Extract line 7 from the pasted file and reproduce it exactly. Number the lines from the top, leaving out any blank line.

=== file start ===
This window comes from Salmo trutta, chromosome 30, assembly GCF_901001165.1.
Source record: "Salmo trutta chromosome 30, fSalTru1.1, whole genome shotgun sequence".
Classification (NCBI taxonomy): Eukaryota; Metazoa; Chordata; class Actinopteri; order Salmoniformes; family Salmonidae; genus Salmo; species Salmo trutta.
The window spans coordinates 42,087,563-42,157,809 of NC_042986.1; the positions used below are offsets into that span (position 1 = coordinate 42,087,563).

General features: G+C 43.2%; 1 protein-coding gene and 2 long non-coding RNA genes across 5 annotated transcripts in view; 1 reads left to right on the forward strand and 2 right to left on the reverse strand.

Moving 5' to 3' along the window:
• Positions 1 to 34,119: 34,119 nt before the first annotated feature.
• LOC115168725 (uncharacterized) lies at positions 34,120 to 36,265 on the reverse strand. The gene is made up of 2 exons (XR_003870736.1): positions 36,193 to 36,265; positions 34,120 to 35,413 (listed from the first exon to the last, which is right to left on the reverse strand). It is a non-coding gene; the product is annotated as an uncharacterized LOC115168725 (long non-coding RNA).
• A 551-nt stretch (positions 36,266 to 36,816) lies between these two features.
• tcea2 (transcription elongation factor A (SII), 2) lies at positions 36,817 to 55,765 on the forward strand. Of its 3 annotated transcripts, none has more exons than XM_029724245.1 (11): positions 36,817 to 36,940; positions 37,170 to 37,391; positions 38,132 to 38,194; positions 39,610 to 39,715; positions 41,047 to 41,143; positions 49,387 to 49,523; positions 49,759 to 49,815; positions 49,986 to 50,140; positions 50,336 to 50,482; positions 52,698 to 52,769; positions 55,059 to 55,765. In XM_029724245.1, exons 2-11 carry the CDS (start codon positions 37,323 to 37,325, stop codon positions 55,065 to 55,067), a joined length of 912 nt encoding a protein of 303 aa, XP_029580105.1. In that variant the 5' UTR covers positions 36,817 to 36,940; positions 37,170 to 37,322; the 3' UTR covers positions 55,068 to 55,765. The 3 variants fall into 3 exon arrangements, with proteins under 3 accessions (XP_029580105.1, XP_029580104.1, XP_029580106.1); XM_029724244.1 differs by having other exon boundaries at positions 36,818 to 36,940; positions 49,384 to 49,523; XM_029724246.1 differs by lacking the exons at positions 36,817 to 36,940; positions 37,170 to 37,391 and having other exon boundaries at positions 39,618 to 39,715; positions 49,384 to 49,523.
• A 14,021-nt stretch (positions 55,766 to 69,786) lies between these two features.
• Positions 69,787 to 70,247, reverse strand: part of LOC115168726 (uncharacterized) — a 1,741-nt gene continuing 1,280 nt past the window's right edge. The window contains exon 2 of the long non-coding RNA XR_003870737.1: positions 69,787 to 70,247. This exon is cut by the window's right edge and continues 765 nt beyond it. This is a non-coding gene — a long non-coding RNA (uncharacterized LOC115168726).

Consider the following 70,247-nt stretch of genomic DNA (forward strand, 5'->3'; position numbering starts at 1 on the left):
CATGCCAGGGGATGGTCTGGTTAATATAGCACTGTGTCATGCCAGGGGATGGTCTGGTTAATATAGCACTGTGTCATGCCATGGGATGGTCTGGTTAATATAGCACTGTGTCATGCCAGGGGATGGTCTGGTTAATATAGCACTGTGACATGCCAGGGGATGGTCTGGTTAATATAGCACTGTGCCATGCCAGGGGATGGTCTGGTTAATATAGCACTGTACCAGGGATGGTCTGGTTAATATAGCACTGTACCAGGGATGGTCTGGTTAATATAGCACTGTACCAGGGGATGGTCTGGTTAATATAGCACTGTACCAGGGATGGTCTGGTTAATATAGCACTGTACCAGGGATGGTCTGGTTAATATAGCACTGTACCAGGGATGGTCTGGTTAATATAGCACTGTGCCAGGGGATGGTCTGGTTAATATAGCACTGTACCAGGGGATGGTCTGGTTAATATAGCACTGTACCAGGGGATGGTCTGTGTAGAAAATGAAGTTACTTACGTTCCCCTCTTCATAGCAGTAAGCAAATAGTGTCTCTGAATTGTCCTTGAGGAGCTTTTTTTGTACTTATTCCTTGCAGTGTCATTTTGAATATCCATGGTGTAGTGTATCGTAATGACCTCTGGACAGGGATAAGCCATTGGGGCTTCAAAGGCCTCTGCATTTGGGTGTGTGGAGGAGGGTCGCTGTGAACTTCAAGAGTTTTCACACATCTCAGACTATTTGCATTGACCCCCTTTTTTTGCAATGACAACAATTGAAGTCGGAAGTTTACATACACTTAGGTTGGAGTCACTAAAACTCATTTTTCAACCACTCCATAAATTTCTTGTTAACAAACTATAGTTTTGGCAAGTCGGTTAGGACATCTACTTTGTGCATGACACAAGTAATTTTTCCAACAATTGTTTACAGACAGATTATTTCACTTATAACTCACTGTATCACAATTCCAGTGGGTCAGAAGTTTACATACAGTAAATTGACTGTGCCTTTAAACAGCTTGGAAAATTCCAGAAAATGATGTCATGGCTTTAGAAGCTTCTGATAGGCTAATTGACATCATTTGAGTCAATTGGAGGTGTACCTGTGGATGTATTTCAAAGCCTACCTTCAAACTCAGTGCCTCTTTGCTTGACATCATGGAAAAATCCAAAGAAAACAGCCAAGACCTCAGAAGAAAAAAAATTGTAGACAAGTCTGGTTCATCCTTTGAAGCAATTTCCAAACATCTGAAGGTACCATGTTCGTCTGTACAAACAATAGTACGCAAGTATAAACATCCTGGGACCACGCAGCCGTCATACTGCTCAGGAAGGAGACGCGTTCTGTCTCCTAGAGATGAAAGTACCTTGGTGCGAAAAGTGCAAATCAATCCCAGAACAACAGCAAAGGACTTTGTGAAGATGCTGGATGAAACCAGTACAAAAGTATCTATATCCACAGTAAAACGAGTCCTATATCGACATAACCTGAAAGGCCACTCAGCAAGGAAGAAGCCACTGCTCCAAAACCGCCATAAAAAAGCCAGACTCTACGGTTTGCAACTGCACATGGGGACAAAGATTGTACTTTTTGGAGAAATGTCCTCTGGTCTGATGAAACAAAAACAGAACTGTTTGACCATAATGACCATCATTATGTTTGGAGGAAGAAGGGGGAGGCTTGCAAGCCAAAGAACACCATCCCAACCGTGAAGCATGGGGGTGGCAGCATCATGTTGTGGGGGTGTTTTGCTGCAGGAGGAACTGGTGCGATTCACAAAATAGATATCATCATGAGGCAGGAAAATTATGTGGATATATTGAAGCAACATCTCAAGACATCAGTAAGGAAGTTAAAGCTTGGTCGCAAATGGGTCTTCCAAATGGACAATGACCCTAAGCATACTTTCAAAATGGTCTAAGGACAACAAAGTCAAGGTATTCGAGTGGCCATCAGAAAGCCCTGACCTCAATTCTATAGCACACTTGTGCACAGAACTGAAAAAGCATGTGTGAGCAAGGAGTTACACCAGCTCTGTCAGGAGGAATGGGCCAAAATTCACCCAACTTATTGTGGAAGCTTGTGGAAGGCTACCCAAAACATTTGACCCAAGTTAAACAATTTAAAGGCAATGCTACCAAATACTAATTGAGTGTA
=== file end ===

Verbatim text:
• Positions 1 to 34,119: 34,119 nt before the first annotated feature.